Monday, February 22, 2021

The main weaknesses of Many-Worlds theory

A new short video, Tim Maudlin - Many Worlds of Quantum Theory, was posted. A philosopher of science comments, and was surprisingly sensible.

He refuses to dismiss Many-Worlds theory because it seems like nonsense. Okay, fair enough.

He does point out that probabilities make no sense in the theory. You might think that a probable event is one that occurs in most of the worlds, but the proponents of Many-Worlds adamantly deny that.

I don't think most people appreciate what a devastating critique this is. A lot of smart people take Many-Worlds seriously, so you would think that they have some explanation for probabilities, but they really don't. They have no way to make sense out of the idea that some events are more probable than others. They just give up on the concept.

Giving up on probability means giving up on the whole scientific enterprise. What is science, if not to predict some events as being more probable than others?

Just to repeat, Many-Worlds theory is worthless because it is unable to ever say that one event is any more probable than any other.

Maudlin also explains that decoherence does not solve the measurement problem that bugged Schroedinger and others. Wasn't that the main point of Many-Worlds theory? If the theory does not do that, then what is the point?

Supposedly the Copenhagen Interpretation of quantum mechanics is deficient because it does not explain how the wave function collapses when a measurement is made. The Many-Worlds theory says that the wave function never really collapses, but appears to collapse because of interaction with the observer's wave function and decoherence. The other possible outcomes show up as parallel universes. The Many-Worlds advocates say we need to accept the parallel universes in order to correct this Copenhagen deficiency. But they don't solve the measurement problem anyway.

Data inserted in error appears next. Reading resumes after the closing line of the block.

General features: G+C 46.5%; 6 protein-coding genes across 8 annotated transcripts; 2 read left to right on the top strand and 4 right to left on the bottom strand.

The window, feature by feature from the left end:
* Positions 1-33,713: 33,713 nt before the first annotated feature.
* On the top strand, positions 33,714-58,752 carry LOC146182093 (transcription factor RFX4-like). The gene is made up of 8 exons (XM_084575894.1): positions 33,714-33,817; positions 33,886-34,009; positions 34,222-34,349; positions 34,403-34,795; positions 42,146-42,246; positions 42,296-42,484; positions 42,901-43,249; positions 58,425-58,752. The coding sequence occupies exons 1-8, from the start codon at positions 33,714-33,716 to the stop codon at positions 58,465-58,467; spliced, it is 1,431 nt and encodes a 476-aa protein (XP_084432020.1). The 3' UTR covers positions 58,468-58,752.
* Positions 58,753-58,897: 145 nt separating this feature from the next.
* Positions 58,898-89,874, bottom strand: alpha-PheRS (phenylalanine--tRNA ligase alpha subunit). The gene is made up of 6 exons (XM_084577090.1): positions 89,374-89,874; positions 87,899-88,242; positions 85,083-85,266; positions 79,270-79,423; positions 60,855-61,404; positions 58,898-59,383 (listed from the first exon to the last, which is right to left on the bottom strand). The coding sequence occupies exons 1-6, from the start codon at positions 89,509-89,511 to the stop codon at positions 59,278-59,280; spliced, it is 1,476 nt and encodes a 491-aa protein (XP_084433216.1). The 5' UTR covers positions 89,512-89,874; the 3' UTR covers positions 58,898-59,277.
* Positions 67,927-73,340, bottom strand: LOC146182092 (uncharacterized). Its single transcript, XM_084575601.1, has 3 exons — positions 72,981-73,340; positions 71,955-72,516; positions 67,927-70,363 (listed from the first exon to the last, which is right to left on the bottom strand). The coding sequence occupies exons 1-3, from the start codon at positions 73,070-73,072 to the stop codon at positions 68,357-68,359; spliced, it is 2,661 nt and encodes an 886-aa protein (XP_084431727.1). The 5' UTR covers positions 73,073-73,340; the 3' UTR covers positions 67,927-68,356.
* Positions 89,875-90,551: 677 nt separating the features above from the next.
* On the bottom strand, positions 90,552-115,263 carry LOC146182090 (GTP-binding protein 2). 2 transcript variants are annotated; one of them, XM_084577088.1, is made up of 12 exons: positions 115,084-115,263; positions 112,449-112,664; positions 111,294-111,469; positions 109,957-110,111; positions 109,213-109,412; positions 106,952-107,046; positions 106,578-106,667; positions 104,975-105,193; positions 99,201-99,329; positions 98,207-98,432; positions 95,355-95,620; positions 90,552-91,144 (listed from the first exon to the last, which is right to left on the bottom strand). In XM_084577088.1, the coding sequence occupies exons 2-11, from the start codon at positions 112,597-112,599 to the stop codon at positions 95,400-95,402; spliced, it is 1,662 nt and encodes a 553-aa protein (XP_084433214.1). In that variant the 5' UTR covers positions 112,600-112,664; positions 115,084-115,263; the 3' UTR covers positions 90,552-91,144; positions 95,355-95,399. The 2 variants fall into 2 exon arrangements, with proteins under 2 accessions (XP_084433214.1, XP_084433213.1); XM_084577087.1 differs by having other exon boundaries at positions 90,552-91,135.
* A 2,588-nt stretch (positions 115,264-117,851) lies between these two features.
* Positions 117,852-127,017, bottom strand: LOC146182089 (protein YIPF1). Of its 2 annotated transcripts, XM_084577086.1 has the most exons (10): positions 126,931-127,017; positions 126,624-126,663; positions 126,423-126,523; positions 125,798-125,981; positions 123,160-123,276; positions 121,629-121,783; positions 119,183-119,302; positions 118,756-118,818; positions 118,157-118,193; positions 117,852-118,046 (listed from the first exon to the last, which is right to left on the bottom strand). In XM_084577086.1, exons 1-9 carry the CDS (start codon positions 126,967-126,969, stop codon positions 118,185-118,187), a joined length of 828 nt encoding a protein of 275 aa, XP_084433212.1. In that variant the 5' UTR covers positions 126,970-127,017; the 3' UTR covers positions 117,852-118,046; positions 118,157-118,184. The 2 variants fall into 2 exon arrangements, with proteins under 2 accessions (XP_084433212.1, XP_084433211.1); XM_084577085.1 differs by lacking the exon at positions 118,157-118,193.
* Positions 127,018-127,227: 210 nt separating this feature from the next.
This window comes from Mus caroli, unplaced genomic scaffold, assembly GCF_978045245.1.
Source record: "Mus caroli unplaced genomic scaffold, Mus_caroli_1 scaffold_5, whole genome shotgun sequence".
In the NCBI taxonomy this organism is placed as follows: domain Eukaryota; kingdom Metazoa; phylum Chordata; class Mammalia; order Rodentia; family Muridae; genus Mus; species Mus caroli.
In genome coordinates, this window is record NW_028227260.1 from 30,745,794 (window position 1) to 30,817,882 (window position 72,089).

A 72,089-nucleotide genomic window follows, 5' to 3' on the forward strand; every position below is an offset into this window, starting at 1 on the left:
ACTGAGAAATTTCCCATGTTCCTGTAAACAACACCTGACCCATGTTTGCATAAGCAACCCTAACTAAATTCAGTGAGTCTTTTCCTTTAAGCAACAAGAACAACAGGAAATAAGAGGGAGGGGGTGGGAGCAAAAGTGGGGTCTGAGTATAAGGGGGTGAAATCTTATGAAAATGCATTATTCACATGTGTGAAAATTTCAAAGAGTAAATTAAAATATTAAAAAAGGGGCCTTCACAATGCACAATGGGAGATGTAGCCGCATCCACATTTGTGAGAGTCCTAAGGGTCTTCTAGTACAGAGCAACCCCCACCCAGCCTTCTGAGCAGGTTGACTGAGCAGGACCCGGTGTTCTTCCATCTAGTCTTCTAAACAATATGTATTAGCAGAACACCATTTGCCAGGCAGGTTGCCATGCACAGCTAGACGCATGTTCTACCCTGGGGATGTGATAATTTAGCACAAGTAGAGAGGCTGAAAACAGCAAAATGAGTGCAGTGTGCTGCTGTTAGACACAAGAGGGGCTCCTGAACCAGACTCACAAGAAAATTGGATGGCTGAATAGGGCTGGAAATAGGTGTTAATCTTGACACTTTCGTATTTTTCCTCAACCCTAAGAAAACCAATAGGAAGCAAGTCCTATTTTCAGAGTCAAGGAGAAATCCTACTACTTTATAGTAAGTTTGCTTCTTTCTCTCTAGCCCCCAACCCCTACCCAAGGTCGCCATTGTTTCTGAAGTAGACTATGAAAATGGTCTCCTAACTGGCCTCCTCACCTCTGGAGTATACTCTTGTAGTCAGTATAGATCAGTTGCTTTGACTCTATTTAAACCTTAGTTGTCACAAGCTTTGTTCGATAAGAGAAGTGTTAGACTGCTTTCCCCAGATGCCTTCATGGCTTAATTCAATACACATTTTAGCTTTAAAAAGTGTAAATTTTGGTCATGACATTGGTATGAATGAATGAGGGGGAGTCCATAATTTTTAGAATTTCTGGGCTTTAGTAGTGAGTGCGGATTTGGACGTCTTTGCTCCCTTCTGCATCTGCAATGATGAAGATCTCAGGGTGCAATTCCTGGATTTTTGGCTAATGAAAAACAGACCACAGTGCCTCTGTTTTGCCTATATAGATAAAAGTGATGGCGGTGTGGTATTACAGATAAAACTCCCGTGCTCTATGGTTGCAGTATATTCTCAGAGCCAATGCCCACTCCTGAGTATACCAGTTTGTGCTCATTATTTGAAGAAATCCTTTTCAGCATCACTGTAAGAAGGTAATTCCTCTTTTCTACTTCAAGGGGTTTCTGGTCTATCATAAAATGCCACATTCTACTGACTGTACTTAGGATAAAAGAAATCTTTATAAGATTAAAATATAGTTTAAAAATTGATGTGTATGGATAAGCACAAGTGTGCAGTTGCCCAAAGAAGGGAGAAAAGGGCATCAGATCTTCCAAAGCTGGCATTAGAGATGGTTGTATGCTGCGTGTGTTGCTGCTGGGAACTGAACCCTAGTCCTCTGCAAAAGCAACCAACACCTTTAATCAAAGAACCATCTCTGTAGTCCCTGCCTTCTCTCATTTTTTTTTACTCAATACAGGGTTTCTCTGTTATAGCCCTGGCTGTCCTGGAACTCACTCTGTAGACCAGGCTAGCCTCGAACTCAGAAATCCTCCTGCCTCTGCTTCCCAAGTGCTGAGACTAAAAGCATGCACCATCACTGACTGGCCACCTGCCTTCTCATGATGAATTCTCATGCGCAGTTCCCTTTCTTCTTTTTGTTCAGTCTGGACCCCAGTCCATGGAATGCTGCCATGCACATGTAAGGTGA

So Maudlin destroys Many-Worlds in about 5 minutes. But being a good philosopher, he does not reject it. Believe it if you want. Philosophers say it is just fine to believe in theories that have no theoretical advantages or practical utility.

1 comment:

  1. Roger,
    I'm quite uncertain what they think they are even calculating because they can't even count much less observe "The other possible outcomes show up as parallel universes".

    If you pull a marble out of a bag, in order to calculate a probability of anything particular you must first know how many marbles are in the bag, what colors they are, etc. If this information is not known, you can not calculate anything. Of course you can always pull some bullshit out of hat, but that isn't a calculation, that is a blind speculation (making stuff up).

    Probability isn't and never has been reality, it's a calculation performed on numbers only. Once again, if physicists don't draw this distinction (because they have never understood what the words actually mean) it won't matter what they calculate because they can't draw a distinction between abstraction and actuality. Never take advice of any kind from someone who can't make this distinction.

    Doing math does not inform reality anymore than wishing beggars produces horses.